In search of the golden stupas

Luang Nathma is home to two beautiful golden stupas, That Luang Namtha and That Phum Phuk that should not be missed while visiting here. The original stupas were built in the 17th century to symbolise and commemorate the friendship between Sy Sod So Tammikarad King of Xieng Sean (Xieng Sean the present day north of Thailand) and Naleatafai King of Chanthabouly (Present day Oudomxay province, Laos). Both were rebuilt in 2004 and 2003, with the latter having been destroyed by an American plane, with the ruins still visible on site. These rebuilds shouldn’t put any potential visitor off as not being the originals, as the newly painted gold on both stupas is both dazzling and awe inspiring; a lot of care and attention has been put into these rebuilds and they are used and treasured by the local community. These stunning monuments can be seen peeking through the lush greenery that surrounds Luang Nathma. With a map and a motorbike, off we went!

 

That Luang Namtha stupa
That Luang Namtha is the closest and largest of the two stupas, with no real need for a motorbike to visit, as it’s only a 10 minute walk, northwest from the town centre. As we drove to the top of the hill where the stupa is situated, we passed Wat Samakyxay, which is currently under construction. Even in its current phase, the beautiful ornate roof gives a clue to what the finished building will look like, which we’re sure will be another stunning addition to Luang Namtha.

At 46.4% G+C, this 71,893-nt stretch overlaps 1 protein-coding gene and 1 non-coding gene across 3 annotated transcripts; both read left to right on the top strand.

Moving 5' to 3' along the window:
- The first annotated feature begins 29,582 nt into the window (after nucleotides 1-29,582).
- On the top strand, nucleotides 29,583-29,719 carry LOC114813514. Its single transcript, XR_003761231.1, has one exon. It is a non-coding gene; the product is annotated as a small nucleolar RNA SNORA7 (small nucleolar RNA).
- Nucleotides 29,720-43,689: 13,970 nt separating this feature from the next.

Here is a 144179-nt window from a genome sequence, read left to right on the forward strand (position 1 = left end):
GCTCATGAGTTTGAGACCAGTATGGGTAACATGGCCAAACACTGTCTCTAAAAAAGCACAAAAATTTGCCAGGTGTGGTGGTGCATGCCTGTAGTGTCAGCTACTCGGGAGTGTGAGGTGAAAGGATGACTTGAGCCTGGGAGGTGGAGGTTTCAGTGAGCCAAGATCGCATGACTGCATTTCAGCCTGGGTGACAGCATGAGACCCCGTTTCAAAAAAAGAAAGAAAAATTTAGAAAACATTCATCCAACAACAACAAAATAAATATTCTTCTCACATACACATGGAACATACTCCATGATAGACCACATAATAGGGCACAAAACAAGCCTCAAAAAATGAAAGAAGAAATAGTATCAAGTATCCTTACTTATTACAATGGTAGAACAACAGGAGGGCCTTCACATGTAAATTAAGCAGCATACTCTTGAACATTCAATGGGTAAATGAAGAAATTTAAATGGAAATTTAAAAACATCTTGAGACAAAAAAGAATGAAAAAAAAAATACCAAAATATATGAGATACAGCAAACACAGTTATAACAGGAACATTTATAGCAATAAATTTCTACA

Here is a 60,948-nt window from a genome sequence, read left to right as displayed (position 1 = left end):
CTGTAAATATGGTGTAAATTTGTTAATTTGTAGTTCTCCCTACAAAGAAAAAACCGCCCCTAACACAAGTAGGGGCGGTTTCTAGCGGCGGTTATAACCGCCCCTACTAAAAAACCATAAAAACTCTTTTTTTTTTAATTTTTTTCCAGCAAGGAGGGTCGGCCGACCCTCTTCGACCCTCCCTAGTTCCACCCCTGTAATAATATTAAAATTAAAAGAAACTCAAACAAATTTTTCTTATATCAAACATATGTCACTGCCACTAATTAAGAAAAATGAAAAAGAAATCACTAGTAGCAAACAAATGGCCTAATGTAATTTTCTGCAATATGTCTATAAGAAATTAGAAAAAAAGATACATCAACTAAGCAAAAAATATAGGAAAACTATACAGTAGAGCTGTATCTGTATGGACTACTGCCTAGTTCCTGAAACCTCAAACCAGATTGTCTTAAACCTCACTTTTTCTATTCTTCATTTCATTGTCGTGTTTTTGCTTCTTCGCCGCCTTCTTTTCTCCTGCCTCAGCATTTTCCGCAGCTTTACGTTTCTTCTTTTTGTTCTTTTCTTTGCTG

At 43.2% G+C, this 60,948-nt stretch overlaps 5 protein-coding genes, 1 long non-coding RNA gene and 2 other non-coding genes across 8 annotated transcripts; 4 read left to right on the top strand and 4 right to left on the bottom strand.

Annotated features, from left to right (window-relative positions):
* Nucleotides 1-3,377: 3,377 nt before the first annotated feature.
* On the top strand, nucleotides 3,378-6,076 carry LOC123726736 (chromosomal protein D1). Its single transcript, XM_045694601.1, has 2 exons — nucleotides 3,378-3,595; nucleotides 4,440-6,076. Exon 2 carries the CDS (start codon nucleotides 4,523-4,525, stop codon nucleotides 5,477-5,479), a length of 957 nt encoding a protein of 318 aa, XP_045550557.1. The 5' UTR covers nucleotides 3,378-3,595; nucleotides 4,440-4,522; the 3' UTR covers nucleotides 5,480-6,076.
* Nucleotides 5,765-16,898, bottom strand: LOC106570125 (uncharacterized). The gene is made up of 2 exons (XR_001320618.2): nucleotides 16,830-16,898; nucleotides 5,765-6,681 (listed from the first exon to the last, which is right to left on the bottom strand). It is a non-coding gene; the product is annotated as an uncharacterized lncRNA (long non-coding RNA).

That Luang Namtha stupa

That Luang Namtha stupa

As we arrived at the stupa, it was calm, quiet and peaceful. The view of Luang Namtha is worth the trip alone, as it stretches across the mountains and to the rice paddies below. The golden stupa itself shines beautifully on a sunny day and we’d certainly recommend visiting at sunrise or sunset for an even more striking view. We were lucky to find, when we arrived, that people were inside making offerings and chanting; it was lovely to listen to, whilst obviously keeping a respectable distance. Behind the stupa there are more statues including a large reclining Budda and a small man-made cave with more statuary inside.

Budda statues behind the stupa

Budda statues behind the stupa

View walking around the stupa

View walking around the stupa

That Phum Phuk stupa
That Phum Phuk stupa is a little further out of town near Nam Ngaen village (about 5km away, so a bicycle or motorbike is needed) and can been seen nestled into the hill as you approach. The stairs to the stupa are visible from the roadside, however there is a road to the right handside for closer access with a motorbike or bicycle. Although it is smaller than it’s paired ‘twin’ stupa, the views are still as beautiful and the peaceful atmosphere is matched, if not beaten by the cows grazing nearby with their tiny bells softly chiming. The ruins of the previous stupa can be seen here and add an interesting contrast between the old and new.

That Phum Phuk stupa

That Phum Phuk stupa

The old and the new

The old and the new

Having been to many temples and religious monuments throughout Asia, these are both now included in our favourites. Although they might not be on such a grand scale as other stupas they both, more importantly, feel untouched by tourism… Go now before everyone else catches on!

Both stupas are only 5,000 kip each to visit.

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